Tuesday, September 16, 2014

IT'S THE INFORMATION STUPID !!

This is a talk I gave this morning at the second Dubai "BIM Breakfast"


Why have I chosen to paraphrase Bill Clinton's election slogan for my title ?  BIM is a propaganda war.  We are fighting for the hearts & minds of the construction industry.  Trying to drag it out of the stone age.

Most of us have heard the phrase "it's all about the I in BIM".  But stuffing your model full of data doesn't guarantee a well designed building.  So for me "It's all about the DM in BIM" ... and I don't mean Dubai Municipality ... I'm talking about Decision Making.  That's the focus of this presentation.  How can better BIM support Decision Making processes ... with a special emphasis on the role of manufacturers, suppliers & specialist sub-contractors.


When I was a young boy, sometimes I would go shopping with my mum.  We'd walk down to the butcher's & buy some meat; across the road to Uncle Sandy, the baker & buy a fresh white loaf; then back along the street to the greengrocer ... Each of these shopkeepers knew us by name. "Hello Mrs Milburn, what will it be today ?" Everything would be placed carefully in brown paper bags and there would be a hand written receipt, added up the old-fashioned way.


Today I drive to Spinneys, Lulu or Carrefour & rush up and down the aisles with my trolley, grabbing pre-packaged merchandise as I pass.  At the checkout, someone I never saw before scans the bar codes.

At this point, information ripples outwards across the universe at the speed of light, updating databases in real time.  Every day, that branch knows exactly what has been purchased. They can pull up graphs of purchasing trends over the past month, or the past year.  Down the supply chain, the guys who make baked beans or breakfast cereals can aggregate data from thousands of outlets.  In board rooms around the world this information is converted into glossy reports that inform decisions about where and when the next mega-mall or factory will be built.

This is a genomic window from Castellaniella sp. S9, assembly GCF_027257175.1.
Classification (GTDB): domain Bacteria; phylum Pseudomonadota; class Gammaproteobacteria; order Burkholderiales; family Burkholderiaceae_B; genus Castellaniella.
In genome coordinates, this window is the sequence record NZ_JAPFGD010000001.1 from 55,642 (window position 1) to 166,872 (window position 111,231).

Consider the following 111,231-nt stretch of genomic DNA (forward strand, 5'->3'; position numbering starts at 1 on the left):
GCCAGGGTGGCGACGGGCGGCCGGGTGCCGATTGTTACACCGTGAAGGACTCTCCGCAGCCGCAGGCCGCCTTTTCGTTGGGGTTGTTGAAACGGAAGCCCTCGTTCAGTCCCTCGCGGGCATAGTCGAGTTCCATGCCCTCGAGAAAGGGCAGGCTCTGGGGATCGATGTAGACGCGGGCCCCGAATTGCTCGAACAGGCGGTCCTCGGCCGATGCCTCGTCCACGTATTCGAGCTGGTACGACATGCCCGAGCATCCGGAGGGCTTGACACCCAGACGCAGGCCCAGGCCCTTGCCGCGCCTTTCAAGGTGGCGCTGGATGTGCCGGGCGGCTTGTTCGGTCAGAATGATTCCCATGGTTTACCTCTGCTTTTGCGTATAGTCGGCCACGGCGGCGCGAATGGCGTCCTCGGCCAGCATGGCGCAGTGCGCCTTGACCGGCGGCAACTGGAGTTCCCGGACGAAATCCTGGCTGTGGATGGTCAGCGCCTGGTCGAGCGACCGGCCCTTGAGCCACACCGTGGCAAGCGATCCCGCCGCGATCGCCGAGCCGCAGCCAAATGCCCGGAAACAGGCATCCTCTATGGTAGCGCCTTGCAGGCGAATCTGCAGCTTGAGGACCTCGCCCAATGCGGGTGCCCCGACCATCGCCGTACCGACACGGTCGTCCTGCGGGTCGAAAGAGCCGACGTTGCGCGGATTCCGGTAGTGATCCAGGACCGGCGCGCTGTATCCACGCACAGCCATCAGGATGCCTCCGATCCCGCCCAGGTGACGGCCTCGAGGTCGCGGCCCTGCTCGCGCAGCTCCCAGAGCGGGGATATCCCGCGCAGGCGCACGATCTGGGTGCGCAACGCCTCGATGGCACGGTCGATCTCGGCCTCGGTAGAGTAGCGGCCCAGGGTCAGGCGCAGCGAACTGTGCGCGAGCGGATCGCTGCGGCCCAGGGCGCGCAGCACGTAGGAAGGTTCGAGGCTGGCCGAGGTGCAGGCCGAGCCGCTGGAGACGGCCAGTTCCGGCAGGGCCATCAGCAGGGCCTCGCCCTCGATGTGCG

In my lifetime a digital revolution has completely transformed the retail industry.
But it seems that the construction industry has not changed to the same extent.  Why is this ?  Part of the answer is volume, rapid turnover.  Every day, thousands of cans of Baked Beans are sold, millions perhaps. Retailing is a repetitive process that is relatively easy to mechanize, digitize, optimize.

At Godwin Austen Johnson we design a lot of hotels and resorts.  Our projects are well known and our reputation is high.  But when I say a lot of hotels, I'm actually talking about a handful each year, and every one of them is substantially different.  Some are city-centre business hotels, some are coastal resorts, some are inland desert villages.  The repetition factor is negligible.